Thursday, 7 March 2013
"I wish I'd had a camera..."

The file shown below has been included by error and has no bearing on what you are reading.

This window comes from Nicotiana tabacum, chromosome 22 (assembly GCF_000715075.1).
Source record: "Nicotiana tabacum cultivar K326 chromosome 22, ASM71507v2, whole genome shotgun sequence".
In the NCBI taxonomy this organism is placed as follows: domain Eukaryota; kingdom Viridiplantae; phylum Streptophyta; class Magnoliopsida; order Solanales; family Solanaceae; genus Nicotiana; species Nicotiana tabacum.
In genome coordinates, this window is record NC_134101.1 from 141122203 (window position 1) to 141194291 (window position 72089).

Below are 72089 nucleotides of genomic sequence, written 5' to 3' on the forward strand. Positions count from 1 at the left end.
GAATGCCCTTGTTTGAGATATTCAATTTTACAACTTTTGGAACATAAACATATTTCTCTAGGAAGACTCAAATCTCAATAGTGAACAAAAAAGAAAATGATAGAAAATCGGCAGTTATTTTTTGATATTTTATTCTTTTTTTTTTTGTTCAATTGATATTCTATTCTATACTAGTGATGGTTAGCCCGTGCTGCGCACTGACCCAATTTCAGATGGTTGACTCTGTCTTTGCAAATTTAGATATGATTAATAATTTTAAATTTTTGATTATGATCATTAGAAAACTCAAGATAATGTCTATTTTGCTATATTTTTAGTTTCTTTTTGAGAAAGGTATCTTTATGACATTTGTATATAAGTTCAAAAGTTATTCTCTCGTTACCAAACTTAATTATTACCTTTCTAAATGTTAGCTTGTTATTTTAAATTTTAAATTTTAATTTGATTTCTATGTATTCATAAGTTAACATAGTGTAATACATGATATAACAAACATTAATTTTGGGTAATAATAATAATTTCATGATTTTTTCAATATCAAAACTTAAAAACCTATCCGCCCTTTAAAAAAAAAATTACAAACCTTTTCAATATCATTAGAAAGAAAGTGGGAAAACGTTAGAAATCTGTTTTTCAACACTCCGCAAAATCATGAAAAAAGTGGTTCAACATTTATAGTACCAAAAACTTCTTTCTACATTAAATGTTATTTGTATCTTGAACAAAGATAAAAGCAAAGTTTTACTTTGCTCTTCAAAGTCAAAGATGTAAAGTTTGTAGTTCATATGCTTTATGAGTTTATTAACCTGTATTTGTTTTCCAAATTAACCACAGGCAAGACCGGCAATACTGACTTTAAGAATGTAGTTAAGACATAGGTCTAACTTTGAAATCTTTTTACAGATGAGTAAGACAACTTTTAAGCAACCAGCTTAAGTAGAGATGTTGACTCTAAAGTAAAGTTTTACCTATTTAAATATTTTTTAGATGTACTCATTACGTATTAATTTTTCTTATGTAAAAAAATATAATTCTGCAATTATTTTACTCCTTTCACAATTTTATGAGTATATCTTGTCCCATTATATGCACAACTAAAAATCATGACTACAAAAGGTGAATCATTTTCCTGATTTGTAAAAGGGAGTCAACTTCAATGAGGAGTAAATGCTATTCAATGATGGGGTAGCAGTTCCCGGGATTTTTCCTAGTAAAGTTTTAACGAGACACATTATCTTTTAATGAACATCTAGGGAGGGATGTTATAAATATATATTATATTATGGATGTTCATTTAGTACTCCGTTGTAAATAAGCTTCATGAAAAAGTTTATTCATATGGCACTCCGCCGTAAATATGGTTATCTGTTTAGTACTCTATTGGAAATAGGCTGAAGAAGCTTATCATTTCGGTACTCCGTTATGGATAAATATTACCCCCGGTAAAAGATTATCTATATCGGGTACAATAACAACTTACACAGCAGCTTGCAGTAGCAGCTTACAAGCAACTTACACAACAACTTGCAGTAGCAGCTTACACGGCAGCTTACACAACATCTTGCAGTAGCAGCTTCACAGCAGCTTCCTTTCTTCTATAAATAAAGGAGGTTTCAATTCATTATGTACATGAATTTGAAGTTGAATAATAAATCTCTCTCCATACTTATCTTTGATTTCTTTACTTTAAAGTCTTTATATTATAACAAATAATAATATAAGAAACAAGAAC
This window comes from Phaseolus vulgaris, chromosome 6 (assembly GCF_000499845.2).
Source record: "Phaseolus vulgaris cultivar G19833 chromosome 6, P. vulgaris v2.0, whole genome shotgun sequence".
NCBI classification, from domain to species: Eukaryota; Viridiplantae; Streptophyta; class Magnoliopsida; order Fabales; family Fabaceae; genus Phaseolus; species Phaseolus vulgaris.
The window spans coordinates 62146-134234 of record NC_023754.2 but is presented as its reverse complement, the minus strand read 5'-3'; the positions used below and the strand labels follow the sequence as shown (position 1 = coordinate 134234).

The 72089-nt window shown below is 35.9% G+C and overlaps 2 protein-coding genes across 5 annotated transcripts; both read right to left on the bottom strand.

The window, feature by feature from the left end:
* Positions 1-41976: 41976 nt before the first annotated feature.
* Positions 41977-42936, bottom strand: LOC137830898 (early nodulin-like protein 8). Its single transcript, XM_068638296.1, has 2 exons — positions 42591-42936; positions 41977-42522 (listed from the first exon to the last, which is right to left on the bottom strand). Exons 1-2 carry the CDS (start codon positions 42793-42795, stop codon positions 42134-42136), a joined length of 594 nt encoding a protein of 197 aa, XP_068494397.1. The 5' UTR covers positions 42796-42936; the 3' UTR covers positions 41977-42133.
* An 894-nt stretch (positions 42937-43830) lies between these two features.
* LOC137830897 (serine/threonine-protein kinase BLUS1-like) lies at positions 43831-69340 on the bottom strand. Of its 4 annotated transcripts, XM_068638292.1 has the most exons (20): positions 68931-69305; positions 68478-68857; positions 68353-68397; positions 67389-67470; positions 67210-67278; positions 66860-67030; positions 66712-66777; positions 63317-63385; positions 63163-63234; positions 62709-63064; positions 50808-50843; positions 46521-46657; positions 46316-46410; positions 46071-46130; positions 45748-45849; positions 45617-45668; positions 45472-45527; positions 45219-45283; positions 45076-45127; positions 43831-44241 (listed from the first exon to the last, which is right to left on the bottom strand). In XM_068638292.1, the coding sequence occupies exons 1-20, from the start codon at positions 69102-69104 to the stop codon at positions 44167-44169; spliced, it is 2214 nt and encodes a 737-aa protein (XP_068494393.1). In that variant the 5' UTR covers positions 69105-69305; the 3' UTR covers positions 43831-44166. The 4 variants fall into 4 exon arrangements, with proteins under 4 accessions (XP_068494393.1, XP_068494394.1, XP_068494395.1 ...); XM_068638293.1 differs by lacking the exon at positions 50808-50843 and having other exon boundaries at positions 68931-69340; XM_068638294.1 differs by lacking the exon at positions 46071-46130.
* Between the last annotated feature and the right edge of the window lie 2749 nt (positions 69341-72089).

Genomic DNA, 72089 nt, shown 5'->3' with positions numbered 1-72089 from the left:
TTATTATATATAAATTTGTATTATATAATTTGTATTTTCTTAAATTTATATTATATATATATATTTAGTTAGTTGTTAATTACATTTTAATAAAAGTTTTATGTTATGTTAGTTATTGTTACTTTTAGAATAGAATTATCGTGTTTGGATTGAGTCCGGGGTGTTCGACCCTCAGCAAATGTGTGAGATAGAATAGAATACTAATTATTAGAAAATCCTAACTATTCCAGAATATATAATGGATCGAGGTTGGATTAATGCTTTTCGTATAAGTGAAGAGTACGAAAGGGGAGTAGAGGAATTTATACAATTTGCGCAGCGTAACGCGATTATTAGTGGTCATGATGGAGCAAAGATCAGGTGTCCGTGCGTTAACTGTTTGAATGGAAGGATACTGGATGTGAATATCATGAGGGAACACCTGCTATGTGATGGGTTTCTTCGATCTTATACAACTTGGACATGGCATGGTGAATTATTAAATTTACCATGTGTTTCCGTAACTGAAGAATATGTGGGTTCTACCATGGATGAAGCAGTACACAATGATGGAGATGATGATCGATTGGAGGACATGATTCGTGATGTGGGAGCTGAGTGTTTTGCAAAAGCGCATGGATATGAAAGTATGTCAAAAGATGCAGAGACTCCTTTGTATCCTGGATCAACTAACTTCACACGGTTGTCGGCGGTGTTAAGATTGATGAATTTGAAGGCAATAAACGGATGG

Well, it seems that for every sceptic quick to dismiss reports of so-called 'big cats' there is a witness who comes forward to report another. On Wednesday 6th March 2013 there was a sighting of a black leopard at Sandy Lane, Ashford. A male witness observed the cat, which stood just fifty yards away, at 7:00 am as he was working in the area. Again sceptics will argue that "he should have got a photo" but it must be worth ading that when someone is out working, the last thing they expect to see is a 'big cat.' The witness said: "Something caught my eye and I was drawn to the head and ears of an animal that was at least the size of an alsatian dog - the animal had a long tail, appeared jet black and was looking in my direction. It was about fifty yards away, I could see it wasn't a dog or domestic cat, and I turned away for a few seconds and then looked back and it had gone. I went home and looked on the internet and saw a picture of a 'panther' and that was definitely the cat I saw." A few days previous there was a sighting at Folkestone of a similar animal, this time a female witness whilst visiting her daughter, had been having a cigarette in the garden when she spotted a large black cat mooching through wasteland just a few yards away. The animal slinked off into undergrowth. The witness stated, "If it had been a domestic cat it would have been relatively small considering the distance but this thing was huge, and was built like a big cat. I wish I'd had a camera..." If we could have a pound for every time we heard a witness say "I wish I'd had a camera..." but this is a natural reaction. However sceptical you may be to the existence of such animals roaming our wilds, not everyone sleeps, drives, or has a cigarette with their camera at the ready. Most sightings reported last only a few seconds, and in most cases involve animals in the distance. Unless a leopard walks up to someone we're pretty much of the opinion that a majority of photo's and pieces of film footage will be heavily criticised, which is understandable. And so, we have to rely on other evidence - and yet even faeces, paw prints, and sheep/deer kills are arrogantly dismissed, leaving us asking the question, just what evidence will be good enough? A dead cat? Well, lynx, jungle cat and leopard cat have been shot or run over, still not sufficient evidence? Hopefully the number of trigger camera's set up in woodlands across the UK will get a convincing photo, but even then we're sure that the sceptics will argue that the animal on film is an escapee from a zoo.